business line of credit

What Is a Business Line of Credit? The Complete Guide

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Do you need immediate access to financing? Perhaps you don’t qualify for a business loan.

Instead, consider a business line of credit.

What is a line of credit?

A line of credit for businesses allows you to draw a fixed amount of capital when you need it. A credit line allows you to finance short-term endeavors, and you only pay back the amount you borrow. 

You can use the credit line to expand your business. Overall, it’s a financial cushion when you need it most. 

This article will show you how a small business line of credit can enhance your business. Let’s explore. 

Types of Business Credit 

There are two types of business credit lines: secured and unsecured. An unsecured line of credit requires no collateral.

This means lenders don’t require you to pledge some of your assets to secure the loan. However, there are some drawbacks, such as:

  1. You usually need a stronger credit score to qualify for an unsecured loan.
  2. The credit lines may be smaller.
  3. The lender could impose a higher interest rate.

A lender could have stricter standards for unsecured loans due to the riskiness of lending without collateral. Conversely, a secured credit line requires assets.

Owners can usually pledge inventory or accounts receivable as collateral. If you fail to repay the loan, the lender can seize all assets that you pledge.

Secure lines of credit, however, are more likely to have lower interest rates. Also, lenders could give you more funds because the collateral decreases the lending risk.

How Lines of Credit Work

A line of credit for small businesses differs from a business loan. Credit lines allow you to keep borrowing and repaying the funds. Business credit lines are similar to personal credit lines.

The lender will approve a certain amount of spending money. The amount provided depends on a variety of factors, such as your credit history and/or business income. 

With business term loans, you’ll get a set amount of money upfront. From there, you must pay back the loan within a certain timeframe.

On the other hand, there are two main rules when it comes to credit lines:

  1. Repay the money in a timely fashion.
  2. Don’t borrow over the credit limit.

As such, credit lines are more flexible than term loans. Additionally, you don’t pay interest on the entire credit line. You only pay interest on the amount you take out. Further, you don’t have to worry about early payment fees.  

Line of Credit Qualifications

The standards depend on the lender. Overall, many types of businesses can obtain a credit line. Perhaps you own a starting enterprise. Conversely, you may have been in business for years.

Regardless, lenders will generally assess the following when viewing your application:

  • Time in business: A lender may require that businesses have a minimum two-year history. For other lenders, they may require less time. Some lenders cater specifically to start-up enterprises.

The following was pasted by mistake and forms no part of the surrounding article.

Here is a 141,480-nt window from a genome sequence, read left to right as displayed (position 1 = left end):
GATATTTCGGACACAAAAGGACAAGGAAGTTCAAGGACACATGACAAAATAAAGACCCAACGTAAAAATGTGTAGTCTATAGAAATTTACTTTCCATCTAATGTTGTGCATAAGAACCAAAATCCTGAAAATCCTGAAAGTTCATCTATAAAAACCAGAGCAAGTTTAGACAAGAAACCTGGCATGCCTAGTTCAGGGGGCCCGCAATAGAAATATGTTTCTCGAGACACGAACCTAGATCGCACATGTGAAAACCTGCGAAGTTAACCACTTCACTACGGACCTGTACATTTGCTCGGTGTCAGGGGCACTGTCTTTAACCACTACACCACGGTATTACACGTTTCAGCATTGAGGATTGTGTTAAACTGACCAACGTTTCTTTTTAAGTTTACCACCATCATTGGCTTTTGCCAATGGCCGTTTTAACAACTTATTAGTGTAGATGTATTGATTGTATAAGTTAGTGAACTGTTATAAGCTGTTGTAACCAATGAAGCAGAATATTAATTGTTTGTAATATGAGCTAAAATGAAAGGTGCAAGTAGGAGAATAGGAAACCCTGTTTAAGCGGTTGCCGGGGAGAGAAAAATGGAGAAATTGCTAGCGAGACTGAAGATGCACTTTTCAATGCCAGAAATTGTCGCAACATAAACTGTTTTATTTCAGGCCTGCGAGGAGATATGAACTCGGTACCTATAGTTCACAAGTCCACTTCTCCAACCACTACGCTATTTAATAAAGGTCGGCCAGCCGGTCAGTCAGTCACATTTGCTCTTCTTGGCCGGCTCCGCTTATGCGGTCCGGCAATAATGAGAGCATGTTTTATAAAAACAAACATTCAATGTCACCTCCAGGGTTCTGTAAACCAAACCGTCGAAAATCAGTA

• Business debt-to-income ratio: You could face hurdles if your business carries too much debt. If you have many debts, consider refinancing or repaying the debts before applying for a credit line. 
  • Annual business revenue: As a general rule, many lenders prefer an annual business revenue of at least $50,000. However, other lenders may require less revenue. Conventional lenders may require $100,000 or more annually.  
  • Industry type: Lenders view certain industries as safer bets than others. For instance, they generally see real estate or retail as riskier industries. With that, you can find lenders willing to lend in riskier industries. 
  • Personal credit profile: Lenders usually check personal credit scores because they want to see if you can personally guarantee repayment of the credit line. Bad credit doesn’t necessarily mean you’ll face rejection. The problem is that your options may be limited. 
  • Business credit profile: If you don’t have a business score, lenders will default to your personal score instead. Lenders also use business scores to assess your risk level. 

Overall, lenders will assess the risk factor involved. If they deem your business high risk, you could pay a higher interest rate or receive less than you requested. In other cases, they could deny your application. 

Some lenders are more lenient than others. In particular, online lenders are usually less stringent than conventional lenders. Therefore, shop around for the best deal available.

Regardless, choose a reputable lender who will give you a fair deal. Too often, disreputable lenders charge exorbitant interest rates, increasing the risk of default.

When to Apply for a Business Line of Credit

Many companies use business credit lines to expand their operations. 

  • Example: You can use credit lines to expand your marketing budget and reach new customers. From there, you can pay off the borrowed money as you gain new customers. 

In other cases, your business may need a lifeline until you receive payment from your clients. Since many clients make late payments, credit lines can keep you afloat until they pay you.

Further, other owners use lines of credit if their business falls on hard times. They can borrow small amounts of money that fit within their budgets, with no need to pay interest on the entire credit line. 

Is a Business Line of Credit Right for My Business? 

Above all, a business line of credit can help your business in the short-term. You only need to pay back the amount you spend.

The standards can vary, but you’ll have better luck qualifying through an online lender. Be aware, however, that some lenders require collateral before approving your request. 

Do you need to improve your credit score? Click here to learn how we can help. 

 

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